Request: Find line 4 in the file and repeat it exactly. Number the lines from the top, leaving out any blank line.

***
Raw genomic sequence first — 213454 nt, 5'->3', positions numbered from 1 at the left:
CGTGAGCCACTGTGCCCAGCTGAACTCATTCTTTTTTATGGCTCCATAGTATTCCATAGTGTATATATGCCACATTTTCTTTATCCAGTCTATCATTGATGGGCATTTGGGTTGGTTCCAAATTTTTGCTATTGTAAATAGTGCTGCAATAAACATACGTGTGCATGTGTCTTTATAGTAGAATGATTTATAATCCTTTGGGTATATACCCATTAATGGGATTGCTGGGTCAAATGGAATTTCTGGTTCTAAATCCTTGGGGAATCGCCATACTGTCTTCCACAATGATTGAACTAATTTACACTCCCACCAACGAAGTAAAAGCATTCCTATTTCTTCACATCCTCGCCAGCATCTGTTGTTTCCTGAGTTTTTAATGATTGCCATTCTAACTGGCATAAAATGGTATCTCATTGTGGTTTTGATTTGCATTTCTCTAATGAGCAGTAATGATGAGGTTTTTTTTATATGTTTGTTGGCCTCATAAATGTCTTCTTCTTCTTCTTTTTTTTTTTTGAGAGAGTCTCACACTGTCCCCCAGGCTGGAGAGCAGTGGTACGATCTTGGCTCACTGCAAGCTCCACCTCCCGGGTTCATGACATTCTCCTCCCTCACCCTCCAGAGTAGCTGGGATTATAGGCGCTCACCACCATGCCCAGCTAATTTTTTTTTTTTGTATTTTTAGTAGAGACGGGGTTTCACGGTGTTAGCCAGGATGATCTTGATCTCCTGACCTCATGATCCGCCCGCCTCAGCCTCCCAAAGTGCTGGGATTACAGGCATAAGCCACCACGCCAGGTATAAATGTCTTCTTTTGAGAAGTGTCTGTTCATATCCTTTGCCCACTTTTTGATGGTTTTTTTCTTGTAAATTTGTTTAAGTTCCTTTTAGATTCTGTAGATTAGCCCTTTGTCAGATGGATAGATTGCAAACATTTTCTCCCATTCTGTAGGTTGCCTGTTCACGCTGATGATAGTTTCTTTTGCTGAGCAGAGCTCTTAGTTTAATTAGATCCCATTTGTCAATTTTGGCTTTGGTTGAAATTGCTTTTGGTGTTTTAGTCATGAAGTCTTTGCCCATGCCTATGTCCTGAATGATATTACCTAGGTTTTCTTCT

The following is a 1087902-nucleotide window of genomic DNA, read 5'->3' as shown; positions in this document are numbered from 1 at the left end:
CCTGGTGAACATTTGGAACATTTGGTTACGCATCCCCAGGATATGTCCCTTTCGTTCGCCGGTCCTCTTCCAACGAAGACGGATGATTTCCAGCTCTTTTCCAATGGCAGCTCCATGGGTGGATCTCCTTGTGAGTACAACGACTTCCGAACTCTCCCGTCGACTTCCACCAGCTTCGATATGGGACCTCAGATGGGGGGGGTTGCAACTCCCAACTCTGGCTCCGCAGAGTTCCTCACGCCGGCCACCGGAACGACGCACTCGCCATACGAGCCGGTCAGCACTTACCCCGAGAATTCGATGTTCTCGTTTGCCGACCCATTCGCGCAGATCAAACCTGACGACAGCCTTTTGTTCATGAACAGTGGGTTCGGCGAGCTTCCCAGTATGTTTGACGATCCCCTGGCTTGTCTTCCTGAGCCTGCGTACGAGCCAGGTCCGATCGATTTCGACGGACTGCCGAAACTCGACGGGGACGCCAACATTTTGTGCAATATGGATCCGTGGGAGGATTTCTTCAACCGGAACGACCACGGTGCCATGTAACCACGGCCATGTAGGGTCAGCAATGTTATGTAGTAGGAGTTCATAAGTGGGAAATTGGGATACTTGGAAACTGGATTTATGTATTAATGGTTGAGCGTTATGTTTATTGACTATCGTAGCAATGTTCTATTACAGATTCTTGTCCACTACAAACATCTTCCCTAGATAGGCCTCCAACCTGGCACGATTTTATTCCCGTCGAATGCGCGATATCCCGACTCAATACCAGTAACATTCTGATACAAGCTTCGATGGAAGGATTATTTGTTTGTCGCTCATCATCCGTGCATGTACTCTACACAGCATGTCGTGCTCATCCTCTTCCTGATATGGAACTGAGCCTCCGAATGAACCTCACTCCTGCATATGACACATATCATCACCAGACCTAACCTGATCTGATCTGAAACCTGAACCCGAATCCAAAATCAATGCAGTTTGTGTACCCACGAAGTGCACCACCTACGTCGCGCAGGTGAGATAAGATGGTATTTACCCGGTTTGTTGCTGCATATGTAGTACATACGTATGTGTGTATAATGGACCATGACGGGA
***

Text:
CCTGGTGAACATTTGGAACATTTGGTTACGCATCCCCAGGATATGTCCCTTTCGTTCGCCGGTCCTCTTCCAACGAAGACGGATGATTTCCAGCTCTTTTCCAATGGCAGCTCCATGGGTGGATCTCCTTGTGAGTACAACGACTTCCGAACTCTCCCGTCGACTTCCACCAGCTTCGATATGGGACCTCAGATGGGGGGGGTTGCAACTCCCAACTCTGGCTCCGCAGAGTTCCTCACGCCGGCCACCGGAACGACGCACTCGCCATACGAGCCGGTCAGCACTTACCCCGAGAATTCGATGTTCTCGTTTGCCGACCCATTCGCGCAGATCAAACCTGACGACAGCCTTTTGTTCATGAACAGTGGGTTCGGCGAGCTTCCCAGTATGTTTGACGATCCCCTGGCTTGTCTTCCTGAGCCTGCGTACGAGCCAGGTCCGATCGATTTCGACGGACTGCCGAAACTCGACGGGGACGCCAACATTTTGTGCAATATGGATCCGTGGGAGGATTTCTTCAACCGGAACGACCACGGTGCCATGTAACCACGGCCATGTAGGGTCAGCAATGTTATGTAGTAGGAGTTCATAAGTGGGAAATTGGGATACTTGGAAACTGGATTTATGTATTAATGGTTGAGCGTTATGTTTATTGACTATCGTAGCAATGTTCTATTACAGATTCTTGTCCACTACAAACATCTTCCCTAGATAGGCCTCCAACCTGGCACGATTTTATTCCCGTCGAATGCGCGATATCCCGACTCAATACCAGTAACATTCTGATACAAGCTTCGATGGAAGGATTATTTGTTTGTCGCTCATCATCCGTGCATGTACTCTACACAGCATGTCGTGCTCATCCTCTTCCTGATATGGAACTGAGCCTCCGAATGAACCTCACTCCTGCATATGACACATATCATCACCAGACCTAACCTGATCTGATCTGAAACCTGAACCCGAATCCAAAATCAATGCAGTTTGTGTACCCACGAAGTGCACCACCTACGTCGCGCAGGTGAGATAAGATGGTATTTACCCGGTTTGTTGCTGCATATGTAGTACATACGTATGTGTGTATAATGGACCATGACGGGA